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« Anxiety management: 14 things I've learnt, by Rachel Green »

Written by Rachel Green. The smart emotions coach: Helping smart people gain positive outcomes from uneasy emotions and difficult decisions. Director, The Emotional Intelligence Institute.

Anxiety management: 14 things I've learnt

Anxiety can feel horrible, can't it? I have gone through several periods of serious and significant anxiety in my life, including panic attacks. I have learnt a lot about anxiety as a consequence and am a richer person for it.

I share with you some of what I've learnt in the hope it will help you reduce anxiety too. Anxiety is one of the many emotions that can help us develop our emotional intelligence.

Seven things I've learnt about anxiety management

  1. Anxiety may be trying to tell us something valuable, IF WE BOTHER TO LISTEN, which most of us don't because we are so absorbed in trying to get rid of it.
  2. Listening to our anxiety and the reason it may be there, can be a painful process, but, if we stay with it long enough, on the other side of the pain may be the brighter life we are longing for. This helped me when I needed anxiety management. I discovered my anxiety was trying to tell me to stop being a workaholic.
  3. Sometimes all our anxiety is telling us to do is to be better prepared and to have more skills.
  4. Instant solutions to "cure anxiety" are usually gimmicks.
  5. There are an enormous number of valuable anxiety management techniques that are available to help us become at ease with anxiety, reduce anxiety and allow it to go altogether.
  6. There is not ONE anxiety management technique that suits everyone. Each of us needs to be willing to put in the time, effort and patience to find the technique(s) that work best for us. 
  7. Meditation has helped me enormously to calm down anxiety and I cured my panic attacks by using that. The meditations I used are on our MP3 recordings "Happy not hassled" if you want to use them too.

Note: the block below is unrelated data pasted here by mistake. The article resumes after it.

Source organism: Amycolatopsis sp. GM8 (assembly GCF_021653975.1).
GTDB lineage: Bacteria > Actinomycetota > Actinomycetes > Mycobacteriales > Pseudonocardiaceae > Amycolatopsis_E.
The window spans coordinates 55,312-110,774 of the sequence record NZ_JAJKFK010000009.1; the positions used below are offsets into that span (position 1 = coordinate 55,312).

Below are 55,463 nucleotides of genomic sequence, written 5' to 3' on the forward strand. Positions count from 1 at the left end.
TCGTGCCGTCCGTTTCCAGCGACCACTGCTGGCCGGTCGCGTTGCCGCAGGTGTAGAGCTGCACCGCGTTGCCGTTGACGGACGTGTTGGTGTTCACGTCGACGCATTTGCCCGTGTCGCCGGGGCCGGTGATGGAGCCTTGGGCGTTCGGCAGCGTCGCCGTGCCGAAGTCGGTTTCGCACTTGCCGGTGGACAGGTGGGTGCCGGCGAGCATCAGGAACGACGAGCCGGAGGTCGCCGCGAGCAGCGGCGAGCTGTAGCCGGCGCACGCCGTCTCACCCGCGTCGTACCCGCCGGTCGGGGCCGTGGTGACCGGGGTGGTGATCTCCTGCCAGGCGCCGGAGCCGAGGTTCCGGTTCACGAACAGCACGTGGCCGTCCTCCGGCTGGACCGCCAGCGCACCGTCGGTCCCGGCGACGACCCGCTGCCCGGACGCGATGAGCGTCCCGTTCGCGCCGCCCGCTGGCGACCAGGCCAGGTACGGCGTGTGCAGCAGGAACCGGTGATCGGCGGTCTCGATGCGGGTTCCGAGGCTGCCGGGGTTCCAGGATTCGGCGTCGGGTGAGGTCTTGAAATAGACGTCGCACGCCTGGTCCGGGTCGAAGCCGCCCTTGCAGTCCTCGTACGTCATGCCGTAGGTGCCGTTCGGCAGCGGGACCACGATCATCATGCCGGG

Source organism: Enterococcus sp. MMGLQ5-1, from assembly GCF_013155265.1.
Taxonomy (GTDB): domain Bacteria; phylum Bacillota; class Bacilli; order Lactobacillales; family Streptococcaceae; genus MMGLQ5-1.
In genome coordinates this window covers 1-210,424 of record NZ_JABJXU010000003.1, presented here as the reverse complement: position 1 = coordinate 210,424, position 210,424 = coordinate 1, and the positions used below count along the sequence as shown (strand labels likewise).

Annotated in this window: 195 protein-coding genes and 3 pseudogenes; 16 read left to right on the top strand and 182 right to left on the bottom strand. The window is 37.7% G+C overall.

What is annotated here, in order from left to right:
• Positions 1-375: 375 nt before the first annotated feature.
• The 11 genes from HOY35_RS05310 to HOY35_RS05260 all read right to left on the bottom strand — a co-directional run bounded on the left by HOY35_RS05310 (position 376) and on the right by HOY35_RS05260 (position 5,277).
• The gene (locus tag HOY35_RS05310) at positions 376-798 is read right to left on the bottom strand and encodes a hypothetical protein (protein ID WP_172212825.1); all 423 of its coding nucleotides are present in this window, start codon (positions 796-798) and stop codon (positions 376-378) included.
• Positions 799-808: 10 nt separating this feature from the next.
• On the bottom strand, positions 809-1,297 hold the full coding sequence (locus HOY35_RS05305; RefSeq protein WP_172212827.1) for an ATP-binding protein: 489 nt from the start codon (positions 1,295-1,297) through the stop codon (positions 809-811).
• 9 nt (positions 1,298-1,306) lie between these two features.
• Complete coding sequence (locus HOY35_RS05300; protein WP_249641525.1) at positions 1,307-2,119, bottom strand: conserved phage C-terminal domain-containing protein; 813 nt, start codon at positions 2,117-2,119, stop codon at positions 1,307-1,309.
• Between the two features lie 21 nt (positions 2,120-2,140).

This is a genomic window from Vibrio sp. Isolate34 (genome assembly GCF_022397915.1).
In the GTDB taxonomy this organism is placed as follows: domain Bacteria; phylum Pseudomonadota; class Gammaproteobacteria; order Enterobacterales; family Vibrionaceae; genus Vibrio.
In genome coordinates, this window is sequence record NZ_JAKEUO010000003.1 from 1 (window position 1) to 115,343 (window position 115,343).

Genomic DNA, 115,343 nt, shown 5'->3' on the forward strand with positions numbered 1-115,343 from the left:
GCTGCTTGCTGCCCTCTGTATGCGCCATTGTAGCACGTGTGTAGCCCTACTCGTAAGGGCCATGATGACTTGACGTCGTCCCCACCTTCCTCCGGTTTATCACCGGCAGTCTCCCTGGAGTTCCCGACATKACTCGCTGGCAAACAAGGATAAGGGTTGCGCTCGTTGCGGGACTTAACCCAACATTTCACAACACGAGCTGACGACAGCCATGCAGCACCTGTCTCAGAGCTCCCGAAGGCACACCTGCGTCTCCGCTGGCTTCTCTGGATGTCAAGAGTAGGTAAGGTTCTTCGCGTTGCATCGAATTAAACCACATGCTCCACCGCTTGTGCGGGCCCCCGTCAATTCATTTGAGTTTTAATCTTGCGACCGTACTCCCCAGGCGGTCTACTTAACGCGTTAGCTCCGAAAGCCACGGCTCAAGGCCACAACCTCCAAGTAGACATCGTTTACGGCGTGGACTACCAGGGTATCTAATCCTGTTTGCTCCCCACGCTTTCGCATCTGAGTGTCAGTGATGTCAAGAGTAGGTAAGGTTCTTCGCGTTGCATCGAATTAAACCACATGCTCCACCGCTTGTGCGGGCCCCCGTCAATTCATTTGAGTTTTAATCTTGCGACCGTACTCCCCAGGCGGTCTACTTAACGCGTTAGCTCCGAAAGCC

MP3s $29 (US) Add to Cart

Another seven things I've learnt about anxiety management

  1. Tapping has also helped myself and others to reduce anxiety, including anxiety associated with PTSD from childhood traumas. I have used the version of tapping called Simple Energy Techniques (SET) combined with Provocative Therapy techniques.
  2. Building up a determination not to give up finding a way through the anxiety and not to give in to the anxiety can make the difference in overcoming it. It took me 18 months to sort out my panic attacks not 18 hours or days.
  3. Often we may need a combination of anxiety management techniques to get the best results; one technique on its own may be nowhere near as long lasting and successful as a combination of techniques.
  4. Medication on its own may suppress anxiety but not remove the fear of it, and thus we may remain ever vigilant against anxiety and fearful of coming off the medication. Medication on its own, while it can be important for severe anxiety and anxiety disorders, may keep us stuck in a self-perpetuating cycle of anxiety.
  5. Medication when supplemented with other techniques, may free us from anxiety and be a successful anxiety management technique. If medication eases the symptoms of anxiety it can be an opportunity to grow and develop in the way that we need, so that in the end we may be able to remove the need for medication. However, do not come off medication without the supervision of a good mental health practitioner or Doctor.
  6. Mixing alcohol and anxiety can produce lethal results.
  7. Anxiety can feel dreadful, but when we add dread on top of the anxiety we make it worse. It doesn't go away because we dread it. It stays. What a shame!

Do you need anxiety management too? 

The meditations I used to cure my panic attacks included one on loving-kindness. A recording of this is on my MP3s "Happy not hassled" if you want to use it too. I talk you through it so you know exactly what to do and explain how to use this and other meditations to manage your emotions and reduce anxiety. I recommend them to you.

MP3s $29 (US) Add to Cart


NB: Rachel is not a psychologist nor a psychiatrist. This article is for your information only based on her personal experiences and is only general in nature and does not constitute individual advice. Everyone is different. It is not provided as an alternative to obtaining professional advice from an appropriately qualified practitioner. Please seek the individual help you need.